Better wait for STALKER 2
While GSC Game World is working on a sequel to STALKER, the Poles from The Farm 51 are releasing their game about Chernobyl. The project was in early access for a long time, but at the end of July the final release took place – so everyone can take a walk through the photographically recreated dead city and the corridors of the Chernobyl nuclear power plant smelling of fear.
The main character of Chernobylite is Igor, one of the liquidators of the 1986 accident. 30 years later, he begins to hear the voice of his fiancee Tatiana, who disappeared somewhere during those events. Igor takes two fellow special forces (one of them for some reason is from Canada) and returns to Pripyat to finally find out what happened to his bride.
At the beginning of the game, Tatiana whispers what to do – an interesting kind of tutorial
Chernobylite’s prologue is impressive. We make our way through the forest and then a giant gray dome emerges from the trees. This is a new sarcophagus of a nuclear power plant, which was installed only a couple of years ago. According to the plan, the heroes need to sneak past the bad Russian military (what are they doing in Ukraine at all?) To the very fourth power unit in order to extract the chernobylite that has grown there – a real-life mineral that was formed during the melting of the reactor core and is still very radioactive … In the game, Chernobyl looks like a green crystalline structure that has fantastic properties. Igor loads one crystal into a hand-held quantum cannon and opens a portal to … an adjacent location. Literally – to the next street. This is where the main problems of the game begin.
The new dome was delivered at the end of 2017
There are only five open for visiting locations: the Duga radar, the port of Pripyat, the center of Pripyat, a sanatorium near the village of Kopachi and the famous Red Forest. And if at first you admire the detail of the elaboration of the streets and the interior of abandoned buildings, then for the third or fourth time walking around the same places is boring. Sometimes, however, there are traders of boxes with an unknown swag (a joke about loot boxes from the developers), enemy soldiers in trouble (they will not always say thank you) or just city madmen.
The algorithm of all missions is the same: we look around, go towards the point of interest, bypassing or destroying patrols, go to the next one, again bypassing or destroying patrols, talking to someone or hacking something, returning to the base through the portal. Closer to the middle of the plot, Chernobyl mutants appear. At first, it is interesting to fight with monsters, but it is worth pumping a little equipment at the base – and they cease to be at least some kind of problem.
From the base, all of Pripyat is visible at a glance
The base, by the way, can be equipped. The mechanics are entirely borrowed from Fallout 4 : we clear the area, build a workbench out of garbage, and then furniture, lighting and even garden beds. All this alone is of little use. You can make a press for the production of cartridges, but than looking for materials for them throughout Pripyat, it is easier to find ready-made ones. In addition, all containers and caches are refilled upon return. Needless to say, shooting in Chernobylite is made as boring as possible: there are few weapons, enemies aim slowly, and there are almost no dynamics in battles.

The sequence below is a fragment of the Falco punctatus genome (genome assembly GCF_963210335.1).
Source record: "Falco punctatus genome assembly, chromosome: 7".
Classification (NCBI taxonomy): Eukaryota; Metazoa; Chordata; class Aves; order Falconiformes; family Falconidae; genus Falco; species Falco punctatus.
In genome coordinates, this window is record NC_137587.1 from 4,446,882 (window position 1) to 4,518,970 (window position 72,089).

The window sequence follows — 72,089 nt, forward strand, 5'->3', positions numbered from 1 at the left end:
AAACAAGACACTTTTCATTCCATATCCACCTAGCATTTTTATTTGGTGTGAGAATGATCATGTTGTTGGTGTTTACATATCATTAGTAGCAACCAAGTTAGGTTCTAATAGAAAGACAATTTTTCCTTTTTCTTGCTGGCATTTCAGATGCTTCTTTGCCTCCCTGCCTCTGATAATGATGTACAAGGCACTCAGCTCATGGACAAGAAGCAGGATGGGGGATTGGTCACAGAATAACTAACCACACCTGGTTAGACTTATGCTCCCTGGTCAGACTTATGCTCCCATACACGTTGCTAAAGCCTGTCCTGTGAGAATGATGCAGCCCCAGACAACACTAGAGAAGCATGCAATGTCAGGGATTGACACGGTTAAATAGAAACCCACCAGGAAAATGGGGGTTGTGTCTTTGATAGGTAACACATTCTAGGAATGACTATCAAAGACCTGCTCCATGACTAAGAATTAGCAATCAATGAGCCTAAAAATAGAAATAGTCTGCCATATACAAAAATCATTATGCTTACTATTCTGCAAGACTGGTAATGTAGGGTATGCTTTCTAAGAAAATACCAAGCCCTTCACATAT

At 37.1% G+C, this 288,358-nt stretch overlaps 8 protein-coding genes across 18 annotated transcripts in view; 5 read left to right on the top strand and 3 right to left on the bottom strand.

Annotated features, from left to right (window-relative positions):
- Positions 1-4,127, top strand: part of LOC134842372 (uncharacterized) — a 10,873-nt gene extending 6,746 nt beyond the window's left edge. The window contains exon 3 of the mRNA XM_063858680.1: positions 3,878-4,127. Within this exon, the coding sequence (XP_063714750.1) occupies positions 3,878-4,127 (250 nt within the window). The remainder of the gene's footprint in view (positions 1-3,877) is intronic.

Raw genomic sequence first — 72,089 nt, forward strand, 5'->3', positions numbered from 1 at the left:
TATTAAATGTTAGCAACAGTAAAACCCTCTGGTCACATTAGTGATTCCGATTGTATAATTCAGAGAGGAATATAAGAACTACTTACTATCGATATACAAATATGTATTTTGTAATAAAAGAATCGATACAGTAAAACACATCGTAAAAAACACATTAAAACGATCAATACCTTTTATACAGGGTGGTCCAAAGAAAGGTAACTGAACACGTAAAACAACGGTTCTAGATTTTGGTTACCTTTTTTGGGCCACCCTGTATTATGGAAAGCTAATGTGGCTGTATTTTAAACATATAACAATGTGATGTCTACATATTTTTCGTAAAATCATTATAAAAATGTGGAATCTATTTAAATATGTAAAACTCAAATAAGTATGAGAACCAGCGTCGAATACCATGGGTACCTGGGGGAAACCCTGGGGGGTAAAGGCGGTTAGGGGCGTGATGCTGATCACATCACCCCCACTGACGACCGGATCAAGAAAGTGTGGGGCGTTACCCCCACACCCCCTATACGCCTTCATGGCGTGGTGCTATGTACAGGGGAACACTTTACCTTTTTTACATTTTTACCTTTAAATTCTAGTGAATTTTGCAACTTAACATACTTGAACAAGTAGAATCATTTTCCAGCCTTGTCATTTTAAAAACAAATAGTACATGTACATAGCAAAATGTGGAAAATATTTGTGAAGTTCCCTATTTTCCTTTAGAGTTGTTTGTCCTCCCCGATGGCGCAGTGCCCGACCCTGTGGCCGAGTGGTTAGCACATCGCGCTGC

Our comrades also live in an abandoned warehouse that serves as a base. They can be sent to side missions so as not to perform this routine (collecting resources or stealing cargo dropped for military purposes). But according to the plot you have to move yourself – the game always suggests that the probability of success for everyone except Igor is less than 50%.
The entire gameplay in Chernobylite is as looped as possible. The matter is aggravated by the small amount of content. Since the budget was only enough for five locations (photogrammetry is a very expensive technology), the developers tried to somehow diversify the constant travel to the same places – mainly with dialogues. Igor meets not many new characters, but as the plot progresses, they constantly turn out to be not who they seem. At the base, you can also conduct intimate conversations with party members, but only a couple of them stand out in character: the cynical smuggler Mikhail and the distraught old hacker Tarakan.
Even from time to time, the game throws up a “difficult moral choice”, which most often boils down to murder or pardon of a suspicious type. But only one of these situations can slightly affect the final chapter of the game (which is a spoiler). Otherwise, such decisions usually only slightly affect the attitude of the party members towards us. Unless you expel them from the team on your own, they will still help on the last “suicide mission”.
Chernobylite is hard to recommend even as a way to pass the time until the release of STALKER 2. After 10 hours, you already remember every nook and cranny of all five recreated locations. And the game asks and asks to return to them and do about the same thing. The situation could be saved by an interesting plot or at least some deep subtext. But there is nothing of the kind here at all.
The price tag of the game is quite low – so it’s better not to go through a thoughtless and merciless campaign, but to start the free exploration mode and walk around Pripyat for an hour. And then, perhaps, make a refund (but we didn’t tell you that!)